Still munching on leftovers?

Some things that caught my eye this week:

  • ELLE Magazine, You’ve Got Mindy. I want Minday Kaling’s life. But not in a creepy stalker way! I’m way too lazy for that.
  • I also love Kaling’s blog, Things I’ve Bought that I Love (yeah, I know that was the title of her old, dead blog, and her new one has a different name, but I still think of it this way, since that’s what most of the posts are), although we don’t really have the same taste in things. I totally want to hang out with her. Her blog and her Twitter feed make her seem so fun and accessible. From a recent post (but really, you should just go read them all):

    Wanting to change your wardrobe frequently means that most of my clothes can’t be expensive. That’s totally fine by me, because I don’t like the pressure of not getting fancy clothes lost, stolen or Tabasco’d. Yeah, Rick Owens is fabulous, but am I really going to go to my job as a COMEDY WRITER IN THE SAN FERNANDO VALLEY and wear some haute couture leather leggings and booties? In a perfect world where all the writers on my staff have their same brains but look like Serena and Blair from Gossip Girl, yes. But that’s not my life. Whenever I get too fashion-y, someone on my staff says “Why do you look like a Sister Wife?” or “Oh, are there auditions for the Rhythm Nation video again?”

  • Note Bene, Oh, How I Love Irony: Citing to Wikipedia. Interesting post that covers a lot of ground (well, a lot of ground on the topic of legal citing to Wikipedia), including these points, which I regularly attempt to impress upon students:

    In his posting, Mr. Cruse briefly acknowledges that there is a difference, especially in legal writing, between accuracy and authority, and he comes to the conclusion that “a crowdsourced reference [such as Wikipedia] can be extremely valuable as a place to start deeper research or for information more generally known” (emphasis added).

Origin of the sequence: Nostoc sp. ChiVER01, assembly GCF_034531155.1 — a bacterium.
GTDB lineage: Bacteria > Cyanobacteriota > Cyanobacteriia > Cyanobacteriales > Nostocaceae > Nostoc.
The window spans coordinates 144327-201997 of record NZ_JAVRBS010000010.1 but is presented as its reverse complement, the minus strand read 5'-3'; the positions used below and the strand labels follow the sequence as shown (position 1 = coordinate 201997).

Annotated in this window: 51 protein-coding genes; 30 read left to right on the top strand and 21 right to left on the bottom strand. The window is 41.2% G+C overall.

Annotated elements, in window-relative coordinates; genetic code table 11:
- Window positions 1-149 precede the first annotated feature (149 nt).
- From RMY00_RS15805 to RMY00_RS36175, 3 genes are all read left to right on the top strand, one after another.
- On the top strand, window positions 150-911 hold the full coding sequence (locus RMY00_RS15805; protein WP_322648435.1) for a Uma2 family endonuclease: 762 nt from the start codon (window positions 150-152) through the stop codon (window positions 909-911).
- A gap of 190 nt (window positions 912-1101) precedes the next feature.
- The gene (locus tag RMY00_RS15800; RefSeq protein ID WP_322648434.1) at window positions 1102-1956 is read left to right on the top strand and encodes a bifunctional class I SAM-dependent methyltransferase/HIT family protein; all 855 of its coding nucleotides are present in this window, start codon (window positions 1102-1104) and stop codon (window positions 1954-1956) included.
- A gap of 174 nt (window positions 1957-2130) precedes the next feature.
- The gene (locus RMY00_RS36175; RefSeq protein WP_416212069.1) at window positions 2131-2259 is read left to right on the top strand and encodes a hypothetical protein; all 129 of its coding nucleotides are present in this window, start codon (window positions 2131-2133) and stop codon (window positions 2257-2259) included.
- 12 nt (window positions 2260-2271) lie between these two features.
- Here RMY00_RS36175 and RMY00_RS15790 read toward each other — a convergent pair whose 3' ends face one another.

Although I believe there are many reasons why one should not cite to Wikipedia, the lack of quality control, even of a “crowdsourced reference”, ranks pretty high for me. I believe that all authors, whether of scholarly works, of appellate briefs, or even of blogs, owe their audiences a duty to make sure, to the best of their abilities, that the information they are disseminating is accurate. If the facts they pass on are accurate, then, ultimately, I really don’t care where the authors got their information (although knowing the source can either alleviate or elevate my anxiety about relying on an author’s assertion). It should be obvious that going to the original source for verification (or as close to the original source as one can get) should be the best practice.

    There’s also a geeky discussion about the Bluebook that I enjoy.

  • Law Librarian Blog, Right-sizing Academic Law Library Print Collections in and for the 21st Century: Cornell substituting print with digital like “all other top law schools are doing” but consequences need to be addressed. Some gems:

    Eventually, no client will pay for firm e-research spending.

    The difference between academic libraries, particularly ones which other law librarians hold an antiquated tradition-bound perception that assumes our “great academic law libraries” will provide extensive research collections, and law firm libraries is the 21st century transformation of academic law library collection development mission statements. Academic law libraries are becoming just as institutional user focused as law firm and corporate legal department libraries have always been.

    The notion that major academic law libraries are supposed to maintain the greatest print collections accessible to all researchers does not reflect the realities of the 21st century now and that will probably most certainly increase in the near future to encompass more substitute p- for e- secondary materials.

Hope you’re all enjoying the tail end of a long weekend!


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